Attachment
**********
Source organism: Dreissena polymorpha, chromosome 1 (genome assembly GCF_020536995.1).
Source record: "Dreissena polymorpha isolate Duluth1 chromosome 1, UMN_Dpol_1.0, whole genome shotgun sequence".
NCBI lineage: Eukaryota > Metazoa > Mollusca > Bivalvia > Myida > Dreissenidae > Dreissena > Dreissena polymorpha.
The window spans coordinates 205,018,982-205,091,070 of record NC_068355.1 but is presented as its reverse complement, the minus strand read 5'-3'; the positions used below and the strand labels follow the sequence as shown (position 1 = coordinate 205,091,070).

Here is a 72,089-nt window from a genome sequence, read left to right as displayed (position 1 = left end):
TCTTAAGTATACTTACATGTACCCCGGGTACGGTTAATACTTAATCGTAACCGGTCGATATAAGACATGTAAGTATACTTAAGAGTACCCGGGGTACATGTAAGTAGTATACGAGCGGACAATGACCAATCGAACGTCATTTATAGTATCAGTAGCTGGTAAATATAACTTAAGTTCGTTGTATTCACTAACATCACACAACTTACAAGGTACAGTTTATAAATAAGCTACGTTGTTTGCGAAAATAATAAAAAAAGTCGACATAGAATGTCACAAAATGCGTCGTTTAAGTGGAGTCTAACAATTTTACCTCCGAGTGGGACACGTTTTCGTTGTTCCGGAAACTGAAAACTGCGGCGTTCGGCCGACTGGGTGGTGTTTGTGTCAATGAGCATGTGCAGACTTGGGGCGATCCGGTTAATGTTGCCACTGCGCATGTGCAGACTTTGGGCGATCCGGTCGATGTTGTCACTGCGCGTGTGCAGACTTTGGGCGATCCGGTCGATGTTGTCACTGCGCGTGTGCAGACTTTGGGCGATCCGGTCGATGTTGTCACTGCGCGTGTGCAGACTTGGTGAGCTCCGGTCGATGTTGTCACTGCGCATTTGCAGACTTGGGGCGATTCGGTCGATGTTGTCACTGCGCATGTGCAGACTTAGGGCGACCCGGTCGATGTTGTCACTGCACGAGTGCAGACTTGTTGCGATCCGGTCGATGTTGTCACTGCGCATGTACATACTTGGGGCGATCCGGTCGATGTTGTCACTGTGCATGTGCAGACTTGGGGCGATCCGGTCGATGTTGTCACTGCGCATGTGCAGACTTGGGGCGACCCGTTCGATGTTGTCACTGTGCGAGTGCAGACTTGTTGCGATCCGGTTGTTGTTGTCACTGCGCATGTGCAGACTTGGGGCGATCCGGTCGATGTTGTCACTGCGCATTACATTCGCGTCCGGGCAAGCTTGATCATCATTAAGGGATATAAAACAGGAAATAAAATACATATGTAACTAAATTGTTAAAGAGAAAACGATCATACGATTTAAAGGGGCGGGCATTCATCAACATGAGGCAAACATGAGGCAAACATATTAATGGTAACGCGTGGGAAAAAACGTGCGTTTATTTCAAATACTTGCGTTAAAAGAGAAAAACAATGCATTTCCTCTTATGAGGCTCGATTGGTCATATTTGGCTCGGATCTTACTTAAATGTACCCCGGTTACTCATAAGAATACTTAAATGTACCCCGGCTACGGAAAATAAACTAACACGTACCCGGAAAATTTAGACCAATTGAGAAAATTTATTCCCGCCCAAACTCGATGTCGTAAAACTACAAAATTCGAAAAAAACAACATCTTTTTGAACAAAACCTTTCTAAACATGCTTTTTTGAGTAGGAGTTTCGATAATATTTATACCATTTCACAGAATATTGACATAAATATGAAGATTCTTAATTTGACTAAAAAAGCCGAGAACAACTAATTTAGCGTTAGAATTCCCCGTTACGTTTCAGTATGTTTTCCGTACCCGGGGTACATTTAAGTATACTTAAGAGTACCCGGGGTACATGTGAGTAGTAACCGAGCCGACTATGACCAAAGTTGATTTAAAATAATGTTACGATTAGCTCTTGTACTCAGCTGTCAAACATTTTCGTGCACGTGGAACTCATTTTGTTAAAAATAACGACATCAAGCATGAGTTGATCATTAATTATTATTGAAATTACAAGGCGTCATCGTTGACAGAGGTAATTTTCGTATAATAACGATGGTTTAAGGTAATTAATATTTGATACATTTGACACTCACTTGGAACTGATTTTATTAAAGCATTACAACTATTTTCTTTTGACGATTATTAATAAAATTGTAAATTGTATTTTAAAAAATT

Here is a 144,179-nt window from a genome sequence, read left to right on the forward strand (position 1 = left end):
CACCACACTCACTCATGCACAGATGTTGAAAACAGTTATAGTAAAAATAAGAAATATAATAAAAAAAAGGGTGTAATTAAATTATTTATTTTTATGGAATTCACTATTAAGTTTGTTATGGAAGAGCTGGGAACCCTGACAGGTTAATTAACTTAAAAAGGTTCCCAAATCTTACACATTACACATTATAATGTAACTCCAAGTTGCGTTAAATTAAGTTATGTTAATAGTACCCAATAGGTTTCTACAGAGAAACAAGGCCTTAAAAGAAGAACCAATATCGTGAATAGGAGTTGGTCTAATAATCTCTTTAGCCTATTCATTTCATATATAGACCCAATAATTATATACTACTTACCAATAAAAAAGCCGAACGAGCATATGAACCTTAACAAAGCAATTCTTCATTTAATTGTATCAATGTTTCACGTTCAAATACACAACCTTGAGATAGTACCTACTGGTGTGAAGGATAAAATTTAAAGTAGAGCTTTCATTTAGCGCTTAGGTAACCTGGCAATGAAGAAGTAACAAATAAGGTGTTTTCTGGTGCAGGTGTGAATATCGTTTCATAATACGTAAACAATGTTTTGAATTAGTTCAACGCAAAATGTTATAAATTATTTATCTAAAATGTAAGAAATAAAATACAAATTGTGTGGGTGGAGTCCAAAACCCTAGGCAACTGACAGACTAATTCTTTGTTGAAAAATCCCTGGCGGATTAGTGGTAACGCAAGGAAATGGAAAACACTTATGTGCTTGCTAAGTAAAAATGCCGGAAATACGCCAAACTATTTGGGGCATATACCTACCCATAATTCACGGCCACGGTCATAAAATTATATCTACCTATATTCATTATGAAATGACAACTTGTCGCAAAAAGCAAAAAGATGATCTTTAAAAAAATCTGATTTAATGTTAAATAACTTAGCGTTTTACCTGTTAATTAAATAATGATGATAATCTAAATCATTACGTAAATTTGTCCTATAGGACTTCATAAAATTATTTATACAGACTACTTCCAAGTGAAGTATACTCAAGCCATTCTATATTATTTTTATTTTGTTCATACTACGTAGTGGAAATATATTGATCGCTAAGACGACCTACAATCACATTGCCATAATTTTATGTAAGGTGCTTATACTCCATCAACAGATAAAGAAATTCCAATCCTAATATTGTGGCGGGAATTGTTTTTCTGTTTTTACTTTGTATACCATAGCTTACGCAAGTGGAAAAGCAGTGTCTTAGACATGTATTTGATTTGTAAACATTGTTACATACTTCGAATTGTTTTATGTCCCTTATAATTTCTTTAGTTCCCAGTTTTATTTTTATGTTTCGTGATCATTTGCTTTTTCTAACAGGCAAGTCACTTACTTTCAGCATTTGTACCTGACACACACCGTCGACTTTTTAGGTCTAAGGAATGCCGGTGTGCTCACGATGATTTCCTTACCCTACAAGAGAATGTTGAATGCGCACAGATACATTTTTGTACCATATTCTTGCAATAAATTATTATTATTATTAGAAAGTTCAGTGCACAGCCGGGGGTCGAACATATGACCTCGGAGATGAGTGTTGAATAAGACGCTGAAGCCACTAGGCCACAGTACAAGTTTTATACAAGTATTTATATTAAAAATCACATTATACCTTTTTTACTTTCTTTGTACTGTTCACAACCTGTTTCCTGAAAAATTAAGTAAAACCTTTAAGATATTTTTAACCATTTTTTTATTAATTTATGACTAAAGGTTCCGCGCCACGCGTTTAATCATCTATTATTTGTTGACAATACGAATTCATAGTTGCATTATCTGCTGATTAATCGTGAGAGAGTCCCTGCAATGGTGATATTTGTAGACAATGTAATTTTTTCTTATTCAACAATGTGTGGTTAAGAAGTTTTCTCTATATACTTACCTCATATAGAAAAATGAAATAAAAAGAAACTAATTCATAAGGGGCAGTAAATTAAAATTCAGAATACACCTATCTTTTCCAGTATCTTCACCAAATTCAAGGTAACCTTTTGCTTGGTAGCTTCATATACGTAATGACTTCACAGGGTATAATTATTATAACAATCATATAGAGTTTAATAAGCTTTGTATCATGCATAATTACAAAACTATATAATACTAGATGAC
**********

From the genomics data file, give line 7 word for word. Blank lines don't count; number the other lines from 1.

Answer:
Here is a 144,179-nt window from a genome sequence, read left to right on the forward strand (position 1 = left end):